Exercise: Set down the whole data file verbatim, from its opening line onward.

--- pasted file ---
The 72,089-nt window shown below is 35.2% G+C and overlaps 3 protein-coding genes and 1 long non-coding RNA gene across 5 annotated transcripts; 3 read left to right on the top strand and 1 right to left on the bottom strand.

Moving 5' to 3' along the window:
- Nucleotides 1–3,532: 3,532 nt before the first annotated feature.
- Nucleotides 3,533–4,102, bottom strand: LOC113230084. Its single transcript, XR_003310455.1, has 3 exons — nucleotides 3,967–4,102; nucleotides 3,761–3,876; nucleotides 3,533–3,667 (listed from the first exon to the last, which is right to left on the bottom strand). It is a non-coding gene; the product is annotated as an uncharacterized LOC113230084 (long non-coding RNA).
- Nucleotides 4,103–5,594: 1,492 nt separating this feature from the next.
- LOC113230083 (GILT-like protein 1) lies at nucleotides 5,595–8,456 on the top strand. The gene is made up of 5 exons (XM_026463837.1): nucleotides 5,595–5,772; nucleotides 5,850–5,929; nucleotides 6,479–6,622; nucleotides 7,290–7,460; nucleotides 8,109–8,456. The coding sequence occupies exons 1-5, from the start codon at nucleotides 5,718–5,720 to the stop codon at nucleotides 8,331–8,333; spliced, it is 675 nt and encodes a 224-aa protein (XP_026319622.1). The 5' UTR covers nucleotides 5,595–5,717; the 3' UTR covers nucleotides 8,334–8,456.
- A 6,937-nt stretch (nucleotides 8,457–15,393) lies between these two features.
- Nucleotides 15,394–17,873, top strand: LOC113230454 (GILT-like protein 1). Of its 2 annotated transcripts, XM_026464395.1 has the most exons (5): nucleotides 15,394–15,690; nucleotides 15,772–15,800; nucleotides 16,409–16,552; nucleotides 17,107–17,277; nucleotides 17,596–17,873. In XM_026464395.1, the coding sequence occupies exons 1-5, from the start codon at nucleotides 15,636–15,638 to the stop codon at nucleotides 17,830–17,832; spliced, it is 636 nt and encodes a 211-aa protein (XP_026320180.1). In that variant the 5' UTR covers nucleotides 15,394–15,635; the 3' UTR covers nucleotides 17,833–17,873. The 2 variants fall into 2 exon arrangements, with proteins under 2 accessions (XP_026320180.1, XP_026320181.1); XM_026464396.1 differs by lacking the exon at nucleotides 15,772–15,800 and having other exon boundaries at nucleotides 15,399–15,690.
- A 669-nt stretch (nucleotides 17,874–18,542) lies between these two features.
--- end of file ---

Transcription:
The 72,089-nt window shown below is 35.2% G+C and overlaps 3 protein-coding genes and 1 long non-coding RNA gene across 5 annotated transcripts; 3 read left to right on the top strand and 1 right to left on the bottom strand.

Moving 5' to 3' along the window:
- Nucleotides 1–3,532: 3,532 nt before the first annotated feature.
- Nucleotides 3,533–4,102, bottom strand: LOC113230084. Its single transcript, XR_003310455.1, has 3 exons — nucleotides 3,967–4,102; nucleotides 3,761–3,876; nucleotides 3,533–3,667 (listed from the first exon to the last, which is right to left on the bottom strand). It is a non-coding gene; the product is annotated as an uncharacterized LOC113230084 (long non-coding RNA).
- Nucleotides 4,103–5,594: 1,492 nt separating this feature from the next.
- LOC113230083 (GILT-like protein 1) lies at nucleotides 5,595–8,456 on the top strand. The gene is made up of 5 exons (XM_026463837.1): nucleotides 5,595–5,772; nucleotides 5,850–5,929; nucleotides 6,479–6,622; nucleotides 7,290–7,460; nucleotides 8,109–8,456. The coding sequence occupies exons 1-5, from the start codon at nucleotides 5,718–5,720 to the stop codon at nucleotides 8,331–8,333; spliced, it is 675 nt and encodes a 224-aa protein (XP_026319622.1). The 5' UTR covers nucleotides 5,595–5,717; the 3' UTR covers nucleotides 8,334–8,456.
- A 6,937-nt stretch (nucleotides 8,457–15,393) lies between these two features.
- Nucleotides 15,394–17,873, top strand: LOC113230454 (GILT-like protein 1). Of its 2 annotated transcripts, XM_026464395.1 has the most exons (5): nucleotides 15,394–15,690; nucleotides 15,772–15,800; nucleotides 16,409–16,552; nucleotides 17,107–17,277; nucleotides 17,596–17,873. In XM_026464395.1, the coding sequence occupies exons 1-5, from the start codon at nucleotides 15,636–15,638 to the stop codon at nucleotides 17,830–17,832; spliced, it is 636 nt and encodes a 211-aa protein (XP_026320180.1). In that variant the 5' UTR covers nucleotides 15,394–15,635; the 3' UTR covers nucleotides 17,833–17,873. The 2 variants fall into 2 exon arrangements, with proteins under 2 accessions (XP_026320180.1, XP_026320181.1); XM_026464396.1 differs by lacking the exon at nucleotides 15,772–15,800 and having other exon boundaries at nucleotides 15,399–15,690.
- A 669-nt stretch (nucleotides 17,874–18,542) lies between these two features.